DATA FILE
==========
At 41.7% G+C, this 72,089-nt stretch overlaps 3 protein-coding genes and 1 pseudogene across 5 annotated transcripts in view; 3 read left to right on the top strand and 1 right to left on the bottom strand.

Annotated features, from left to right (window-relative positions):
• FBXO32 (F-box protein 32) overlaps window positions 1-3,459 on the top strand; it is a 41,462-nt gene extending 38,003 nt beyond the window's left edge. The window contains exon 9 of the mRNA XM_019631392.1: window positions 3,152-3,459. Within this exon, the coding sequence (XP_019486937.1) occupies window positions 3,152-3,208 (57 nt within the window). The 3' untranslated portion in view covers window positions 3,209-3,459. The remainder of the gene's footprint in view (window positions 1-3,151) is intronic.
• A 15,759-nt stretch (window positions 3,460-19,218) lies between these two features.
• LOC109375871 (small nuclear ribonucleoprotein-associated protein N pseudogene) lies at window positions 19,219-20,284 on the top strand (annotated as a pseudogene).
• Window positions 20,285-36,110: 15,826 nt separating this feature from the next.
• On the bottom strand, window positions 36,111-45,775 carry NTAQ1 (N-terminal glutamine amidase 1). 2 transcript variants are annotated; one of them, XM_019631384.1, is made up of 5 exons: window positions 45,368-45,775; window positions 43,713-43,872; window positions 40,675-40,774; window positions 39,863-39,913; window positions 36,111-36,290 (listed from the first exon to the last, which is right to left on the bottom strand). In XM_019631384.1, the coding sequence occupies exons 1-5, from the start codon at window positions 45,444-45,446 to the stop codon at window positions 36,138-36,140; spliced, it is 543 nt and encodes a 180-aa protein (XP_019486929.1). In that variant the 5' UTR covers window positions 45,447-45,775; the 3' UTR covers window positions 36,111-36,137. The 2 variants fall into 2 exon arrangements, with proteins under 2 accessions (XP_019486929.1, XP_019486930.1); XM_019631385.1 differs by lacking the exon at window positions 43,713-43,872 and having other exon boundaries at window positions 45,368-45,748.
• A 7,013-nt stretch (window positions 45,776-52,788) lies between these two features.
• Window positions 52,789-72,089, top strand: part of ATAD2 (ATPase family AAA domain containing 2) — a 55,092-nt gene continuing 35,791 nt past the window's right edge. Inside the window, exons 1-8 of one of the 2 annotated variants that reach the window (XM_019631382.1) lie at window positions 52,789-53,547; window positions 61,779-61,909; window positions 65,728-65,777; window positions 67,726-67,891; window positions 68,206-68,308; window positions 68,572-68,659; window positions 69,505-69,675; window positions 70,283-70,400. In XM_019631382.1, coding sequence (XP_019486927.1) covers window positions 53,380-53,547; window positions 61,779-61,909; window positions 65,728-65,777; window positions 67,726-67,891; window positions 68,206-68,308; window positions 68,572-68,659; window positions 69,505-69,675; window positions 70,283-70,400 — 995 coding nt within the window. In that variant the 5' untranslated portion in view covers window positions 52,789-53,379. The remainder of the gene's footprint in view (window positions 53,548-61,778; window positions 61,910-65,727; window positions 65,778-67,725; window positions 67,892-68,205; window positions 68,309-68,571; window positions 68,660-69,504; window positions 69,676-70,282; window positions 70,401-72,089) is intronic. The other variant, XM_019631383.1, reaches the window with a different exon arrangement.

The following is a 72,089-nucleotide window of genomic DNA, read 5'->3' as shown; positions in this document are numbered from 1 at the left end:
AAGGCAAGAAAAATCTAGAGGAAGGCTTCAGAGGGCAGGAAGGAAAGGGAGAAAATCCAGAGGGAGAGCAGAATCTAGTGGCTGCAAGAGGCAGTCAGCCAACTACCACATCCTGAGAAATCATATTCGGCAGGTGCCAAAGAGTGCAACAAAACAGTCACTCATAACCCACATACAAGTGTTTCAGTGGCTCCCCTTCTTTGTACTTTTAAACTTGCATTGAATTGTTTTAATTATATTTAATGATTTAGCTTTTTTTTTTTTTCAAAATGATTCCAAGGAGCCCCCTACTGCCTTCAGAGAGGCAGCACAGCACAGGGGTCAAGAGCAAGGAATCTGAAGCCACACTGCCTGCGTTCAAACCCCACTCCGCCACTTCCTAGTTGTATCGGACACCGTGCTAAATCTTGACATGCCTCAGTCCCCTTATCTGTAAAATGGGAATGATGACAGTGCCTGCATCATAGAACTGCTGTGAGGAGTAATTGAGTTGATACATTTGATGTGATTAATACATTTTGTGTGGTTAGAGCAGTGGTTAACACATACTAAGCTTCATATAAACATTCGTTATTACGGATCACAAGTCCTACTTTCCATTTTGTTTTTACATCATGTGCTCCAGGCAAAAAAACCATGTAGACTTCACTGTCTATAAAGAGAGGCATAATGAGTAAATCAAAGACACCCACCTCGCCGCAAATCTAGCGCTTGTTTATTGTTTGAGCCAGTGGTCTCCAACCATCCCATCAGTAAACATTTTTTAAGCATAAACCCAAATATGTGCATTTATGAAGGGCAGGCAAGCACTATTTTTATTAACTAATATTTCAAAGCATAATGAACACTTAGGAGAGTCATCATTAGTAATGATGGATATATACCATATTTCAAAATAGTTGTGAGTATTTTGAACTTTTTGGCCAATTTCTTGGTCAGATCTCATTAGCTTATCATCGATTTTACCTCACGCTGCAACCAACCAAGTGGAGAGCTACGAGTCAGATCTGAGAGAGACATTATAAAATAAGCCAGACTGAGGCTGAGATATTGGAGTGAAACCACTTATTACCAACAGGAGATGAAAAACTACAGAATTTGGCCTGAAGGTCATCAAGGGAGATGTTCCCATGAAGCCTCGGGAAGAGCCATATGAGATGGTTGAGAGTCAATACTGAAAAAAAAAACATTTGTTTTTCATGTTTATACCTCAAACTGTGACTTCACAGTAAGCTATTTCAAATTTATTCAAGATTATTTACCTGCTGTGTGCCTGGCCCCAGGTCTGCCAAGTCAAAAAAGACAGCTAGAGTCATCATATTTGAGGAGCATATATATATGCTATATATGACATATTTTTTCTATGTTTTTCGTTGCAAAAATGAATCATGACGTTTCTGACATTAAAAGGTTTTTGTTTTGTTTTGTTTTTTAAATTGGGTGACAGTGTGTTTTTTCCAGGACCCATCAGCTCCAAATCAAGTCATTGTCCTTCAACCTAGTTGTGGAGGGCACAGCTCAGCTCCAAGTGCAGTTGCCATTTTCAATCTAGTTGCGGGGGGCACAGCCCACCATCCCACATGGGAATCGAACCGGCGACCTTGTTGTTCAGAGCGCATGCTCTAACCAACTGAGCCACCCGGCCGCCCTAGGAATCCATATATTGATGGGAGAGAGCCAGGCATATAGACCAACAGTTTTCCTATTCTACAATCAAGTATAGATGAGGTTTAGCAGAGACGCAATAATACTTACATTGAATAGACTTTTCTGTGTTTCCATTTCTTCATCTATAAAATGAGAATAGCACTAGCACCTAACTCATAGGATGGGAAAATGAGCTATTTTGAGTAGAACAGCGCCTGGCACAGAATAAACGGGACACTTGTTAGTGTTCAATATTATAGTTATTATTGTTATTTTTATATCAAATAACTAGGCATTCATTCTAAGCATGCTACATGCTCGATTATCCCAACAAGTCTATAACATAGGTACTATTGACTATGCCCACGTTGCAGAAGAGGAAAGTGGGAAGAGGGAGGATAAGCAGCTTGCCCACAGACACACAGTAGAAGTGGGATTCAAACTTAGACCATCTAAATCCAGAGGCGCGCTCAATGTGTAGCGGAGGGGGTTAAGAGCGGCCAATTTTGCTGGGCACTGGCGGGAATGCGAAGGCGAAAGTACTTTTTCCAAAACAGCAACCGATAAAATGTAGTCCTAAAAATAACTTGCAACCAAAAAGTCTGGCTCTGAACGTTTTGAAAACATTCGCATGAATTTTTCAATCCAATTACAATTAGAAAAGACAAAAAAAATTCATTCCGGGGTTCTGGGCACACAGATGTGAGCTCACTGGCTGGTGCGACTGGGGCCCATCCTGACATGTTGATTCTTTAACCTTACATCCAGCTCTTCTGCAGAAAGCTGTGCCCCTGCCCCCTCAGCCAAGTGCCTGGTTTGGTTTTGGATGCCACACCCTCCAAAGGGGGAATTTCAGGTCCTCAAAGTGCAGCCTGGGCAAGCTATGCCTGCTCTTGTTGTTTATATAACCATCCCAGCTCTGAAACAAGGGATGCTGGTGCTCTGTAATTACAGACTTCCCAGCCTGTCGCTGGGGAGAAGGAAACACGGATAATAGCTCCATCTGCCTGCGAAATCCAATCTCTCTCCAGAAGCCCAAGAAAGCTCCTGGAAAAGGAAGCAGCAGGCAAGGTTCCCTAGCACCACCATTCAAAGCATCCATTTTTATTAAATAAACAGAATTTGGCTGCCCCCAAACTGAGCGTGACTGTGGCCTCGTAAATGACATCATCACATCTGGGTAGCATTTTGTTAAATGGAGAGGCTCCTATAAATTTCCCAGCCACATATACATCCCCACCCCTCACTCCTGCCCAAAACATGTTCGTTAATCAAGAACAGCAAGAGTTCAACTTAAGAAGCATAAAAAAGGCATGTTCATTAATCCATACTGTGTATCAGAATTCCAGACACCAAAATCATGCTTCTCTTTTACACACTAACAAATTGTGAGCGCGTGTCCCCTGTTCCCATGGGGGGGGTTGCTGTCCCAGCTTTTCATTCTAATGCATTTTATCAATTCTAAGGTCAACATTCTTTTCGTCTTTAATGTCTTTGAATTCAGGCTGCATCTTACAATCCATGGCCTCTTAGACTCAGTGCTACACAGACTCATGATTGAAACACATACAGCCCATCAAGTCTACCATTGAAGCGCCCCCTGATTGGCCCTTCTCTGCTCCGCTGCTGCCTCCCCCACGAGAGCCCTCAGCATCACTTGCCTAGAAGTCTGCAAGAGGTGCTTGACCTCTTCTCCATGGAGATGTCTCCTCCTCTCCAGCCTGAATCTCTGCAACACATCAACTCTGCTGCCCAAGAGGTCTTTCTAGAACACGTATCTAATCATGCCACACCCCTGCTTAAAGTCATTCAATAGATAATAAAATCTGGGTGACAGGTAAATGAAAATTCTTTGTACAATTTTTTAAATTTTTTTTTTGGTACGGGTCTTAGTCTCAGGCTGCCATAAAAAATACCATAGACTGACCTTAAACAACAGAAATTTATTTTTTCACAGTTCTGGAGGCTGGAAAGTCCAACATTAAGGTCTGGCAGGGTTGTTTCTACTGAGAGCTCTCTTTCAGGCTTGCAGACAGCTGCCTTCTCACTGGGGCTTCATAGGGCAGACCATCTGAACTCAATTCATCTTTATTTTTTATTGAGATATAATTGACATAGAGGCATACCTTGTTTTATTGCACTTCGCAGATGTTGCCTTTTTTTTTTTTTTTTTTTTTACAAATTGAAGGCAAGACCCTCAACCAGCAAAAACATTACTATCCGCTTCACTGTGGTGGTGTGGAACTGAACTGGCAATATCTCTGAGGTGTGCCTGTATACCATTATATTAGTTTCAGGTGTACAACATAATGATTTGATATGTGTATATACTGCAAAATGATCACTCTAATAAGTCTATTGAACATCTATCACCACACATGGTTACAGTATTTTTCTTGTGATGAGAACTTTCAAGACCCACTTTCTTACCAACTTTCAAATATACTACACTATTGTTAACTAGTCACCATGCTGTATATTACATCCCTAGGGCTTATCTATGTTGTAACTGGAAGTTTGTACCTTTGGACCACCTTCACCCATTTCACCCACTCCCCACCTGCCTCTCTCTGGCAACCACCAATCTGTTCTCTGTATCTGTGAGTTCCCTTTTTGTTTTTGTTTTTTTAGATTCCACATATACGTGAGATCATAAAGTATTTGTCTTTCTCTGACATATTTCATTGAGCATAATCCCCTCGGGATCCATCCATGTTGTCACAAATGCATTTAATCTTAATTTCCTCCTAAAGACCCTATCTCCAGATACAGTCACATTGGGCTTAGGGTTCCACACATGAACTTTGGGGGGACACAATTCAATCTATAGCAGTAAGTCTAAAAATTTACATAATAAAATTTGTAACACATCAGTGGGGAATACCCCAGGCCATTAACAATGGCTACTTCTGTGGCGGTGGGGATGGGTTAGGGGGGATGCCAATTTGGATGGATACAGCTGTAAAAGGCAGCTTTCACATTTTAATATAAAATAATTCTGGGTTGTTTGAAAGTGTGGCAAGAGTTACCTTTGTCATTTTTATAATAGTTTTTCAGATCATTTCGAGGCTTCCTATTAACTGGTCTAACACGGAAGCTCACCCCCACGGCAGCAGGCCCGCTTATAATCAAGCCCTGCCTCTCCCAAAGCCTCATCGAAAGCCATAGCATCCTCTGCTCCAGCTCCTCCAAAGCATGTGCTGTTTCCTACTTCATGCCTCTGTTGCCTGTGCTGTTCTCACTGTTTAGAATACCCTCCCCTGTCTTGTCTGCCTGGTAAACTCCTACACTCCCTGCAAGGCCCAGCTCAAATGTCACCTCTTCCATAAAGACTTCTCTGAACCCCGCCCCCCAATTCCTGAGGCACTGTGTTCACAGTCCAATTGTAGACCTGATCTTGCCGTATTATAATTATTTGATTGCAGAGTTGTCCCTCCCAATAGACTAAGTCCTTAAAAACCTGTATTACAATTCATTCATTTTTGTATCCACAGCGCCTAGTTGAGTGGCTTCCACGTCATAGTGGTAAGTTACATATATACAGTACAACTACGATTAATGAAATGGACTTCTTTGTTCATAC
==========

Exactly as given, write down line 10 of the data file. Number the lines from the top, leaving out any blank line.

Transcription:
The following is a 72,089-nucleotide window of genomic DNA, read 5'->3' as shown; positions in this document are numbered from 1 at the left end: